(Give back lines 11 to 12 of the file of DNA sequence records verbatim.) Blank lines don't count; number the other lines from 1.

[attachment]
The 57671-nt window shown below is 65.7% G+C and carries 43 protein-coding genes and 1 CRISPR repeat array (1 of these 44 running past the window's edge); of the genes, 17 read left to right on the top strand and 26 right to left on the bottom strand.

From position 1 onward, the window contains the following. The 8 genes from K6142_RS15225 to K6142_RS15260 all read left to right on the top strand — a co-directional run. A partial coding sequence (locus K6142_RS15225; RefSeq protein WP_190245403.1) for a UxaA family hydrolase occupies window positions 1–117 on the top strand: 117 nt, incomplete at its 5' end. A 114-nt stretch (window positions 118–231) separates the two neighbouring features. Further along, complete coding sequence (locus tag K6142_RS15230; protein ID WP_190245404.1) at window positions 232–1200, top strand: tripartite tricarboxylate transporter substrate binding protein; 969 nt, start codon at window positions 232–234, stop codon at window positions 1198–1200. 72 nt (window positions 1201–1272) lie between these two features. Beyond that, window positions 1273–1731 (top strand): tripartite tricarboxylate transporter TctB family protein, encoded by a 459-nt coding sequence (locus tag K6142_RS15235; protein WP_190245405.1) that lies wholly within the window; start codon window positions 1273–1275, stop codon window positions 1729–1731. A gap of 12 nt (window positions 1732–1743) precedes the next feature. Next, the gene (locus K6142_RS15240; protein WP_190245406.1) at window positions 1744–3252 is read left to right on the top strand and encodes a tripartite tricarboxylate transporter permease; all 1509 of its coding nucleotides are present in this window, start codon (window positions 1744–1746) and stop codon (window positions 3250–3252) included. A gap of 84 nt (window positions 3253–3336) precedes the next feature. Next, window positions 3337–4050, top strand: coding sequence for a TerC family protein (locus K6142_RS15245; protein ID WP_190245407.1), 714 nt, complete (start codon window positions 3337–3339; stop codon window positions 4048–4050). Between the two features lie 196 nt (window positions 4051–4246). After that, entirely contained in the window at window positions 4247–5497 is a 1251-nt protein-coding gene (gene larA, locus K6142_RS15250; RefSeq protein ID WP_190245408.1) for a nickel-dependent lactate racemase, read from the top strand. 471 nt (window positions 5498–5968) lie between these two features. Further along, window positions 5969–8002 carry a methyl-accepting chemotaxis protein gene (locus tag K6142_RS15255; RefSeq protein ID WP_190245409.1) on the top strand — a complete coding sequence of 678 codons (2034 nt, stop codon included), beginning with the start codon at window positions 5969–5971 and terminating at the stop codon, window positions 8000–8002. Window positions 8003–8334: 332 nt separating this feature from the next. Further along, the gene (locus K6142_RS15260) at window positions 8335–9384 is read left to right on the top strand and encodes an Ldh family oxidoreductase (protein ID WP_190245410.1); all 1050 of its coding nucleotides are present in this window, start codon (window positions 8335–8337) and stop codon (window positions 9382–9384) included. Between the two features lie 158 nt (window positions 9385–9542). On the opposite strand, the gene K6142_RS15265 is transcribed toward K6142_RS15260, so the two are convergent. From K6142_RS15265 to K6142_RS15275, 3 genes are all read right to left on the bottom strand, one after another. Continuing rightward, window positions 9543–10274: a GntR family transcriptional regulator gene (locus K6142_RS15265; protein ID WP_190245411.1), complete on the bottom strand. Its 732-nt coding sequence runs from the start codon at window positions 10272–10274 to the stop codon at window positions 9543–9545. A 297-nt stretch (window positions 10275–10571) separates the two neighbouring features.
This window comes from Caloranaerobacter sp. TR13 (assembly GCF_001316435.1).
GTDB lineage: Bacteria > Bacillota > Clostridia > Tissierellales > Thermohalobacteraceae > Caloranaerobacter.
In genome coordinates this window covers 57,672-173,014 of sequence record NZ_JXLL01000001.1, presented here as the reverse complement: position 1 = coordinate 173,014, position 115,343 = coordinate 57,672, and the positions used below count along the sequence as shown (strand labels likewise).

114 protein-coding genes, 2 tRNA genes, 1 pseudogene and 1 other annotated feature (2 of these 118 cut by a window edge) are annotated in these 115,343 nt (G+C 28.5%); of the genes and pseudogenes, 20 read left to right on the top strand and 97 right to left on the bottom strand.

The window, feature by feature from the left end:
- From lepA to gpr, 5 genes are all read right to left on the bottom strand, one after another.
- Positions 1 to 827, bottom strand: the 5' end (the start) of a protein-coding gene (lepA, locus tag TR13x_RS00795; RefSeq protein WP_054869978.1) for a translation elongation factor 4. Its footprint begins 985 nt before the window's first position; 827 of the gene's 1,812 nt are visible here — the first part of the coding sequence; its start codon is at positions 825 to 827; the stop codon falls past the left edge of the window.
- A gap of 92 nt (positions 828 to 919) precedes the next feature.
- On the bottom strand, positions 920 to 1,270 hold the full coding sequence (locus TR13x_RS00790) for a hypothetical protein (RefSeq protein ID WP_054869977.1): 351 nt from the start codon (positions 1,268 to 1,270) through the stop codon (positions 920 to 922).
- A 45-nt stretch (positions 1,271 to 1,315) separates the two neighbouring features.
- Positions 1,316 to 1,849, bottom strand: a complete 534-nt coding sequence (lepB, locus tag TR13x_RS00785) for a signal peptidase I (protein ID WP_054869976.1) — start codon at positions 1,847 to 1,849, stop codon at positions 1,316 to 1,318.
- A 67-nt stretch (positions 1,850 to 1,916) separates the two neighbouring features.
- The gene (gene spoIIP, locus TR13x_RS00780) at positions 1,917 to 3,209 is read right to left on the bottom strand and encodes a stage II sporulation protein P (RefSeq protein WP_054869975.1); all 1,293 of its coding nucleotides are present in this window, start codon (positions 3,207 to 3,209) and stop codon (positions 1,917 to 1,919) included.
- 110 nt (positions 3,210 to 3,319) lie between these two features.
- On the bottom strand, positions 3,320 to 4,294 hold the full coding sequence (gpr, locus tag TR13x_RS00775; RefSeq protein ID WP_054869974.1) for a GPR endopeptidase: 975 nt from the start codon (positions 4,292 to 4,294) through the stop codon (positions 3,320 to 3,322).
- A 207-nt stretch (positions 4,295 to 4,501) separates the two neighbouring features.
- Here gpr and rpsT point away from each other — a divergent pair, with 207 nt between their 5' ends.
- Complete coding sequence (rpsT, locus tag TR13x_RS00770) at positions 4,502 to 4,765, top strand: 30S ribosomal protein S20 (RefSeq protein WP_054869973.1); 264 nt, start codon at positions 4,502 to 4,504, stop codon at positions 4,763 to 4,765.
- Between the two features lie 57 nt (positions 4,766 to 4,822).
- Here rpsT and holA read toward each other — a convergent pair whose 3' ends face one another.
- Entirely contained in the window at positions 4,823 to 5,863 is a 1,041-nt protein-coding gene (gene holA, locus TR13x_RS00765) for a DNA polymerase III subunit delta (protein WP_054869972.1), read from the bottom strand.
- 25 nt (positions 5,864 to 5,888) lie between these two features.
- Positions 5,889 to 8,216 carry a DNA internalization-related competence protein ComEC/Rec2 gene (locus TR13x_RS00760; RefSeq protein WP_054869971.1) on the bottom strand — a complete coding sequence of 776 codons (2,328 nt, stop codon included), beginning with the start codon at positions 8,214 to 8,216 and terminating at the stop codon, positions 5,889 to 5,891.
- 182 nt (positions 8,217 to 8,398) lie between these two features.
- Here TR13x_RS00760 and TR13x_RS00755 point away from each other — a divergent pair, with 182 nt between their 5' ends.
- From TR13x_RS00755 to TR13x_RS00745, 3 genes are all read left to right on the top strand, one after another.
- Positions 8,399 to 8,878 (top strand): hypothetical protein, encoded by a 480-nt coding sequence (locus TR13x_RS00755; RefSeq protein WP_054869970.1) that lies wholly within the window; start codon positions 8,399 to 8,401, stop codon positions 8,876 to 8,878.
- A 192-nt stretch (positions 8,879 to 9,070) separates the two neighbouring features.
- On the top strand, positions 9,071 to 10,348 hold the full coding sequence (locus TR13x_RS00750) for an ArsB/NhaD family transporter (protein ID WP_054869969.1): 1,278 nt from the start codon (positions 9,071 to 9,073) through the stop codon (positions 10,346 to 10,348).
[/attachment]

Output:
- On the bottom strand, positions 920 to 1,270 hold the full coding sequence (locus TR13x_RS00790) for a hypothetical protein (RefSeq protein ID WP_054869977.1): 351 nt from the start codon (positions 1,268 to 1,270) through the stop codon (positions 920 to 922).
- A 45-nt stretch (positions 1,271 to 1,315) separates the two neighbouring features.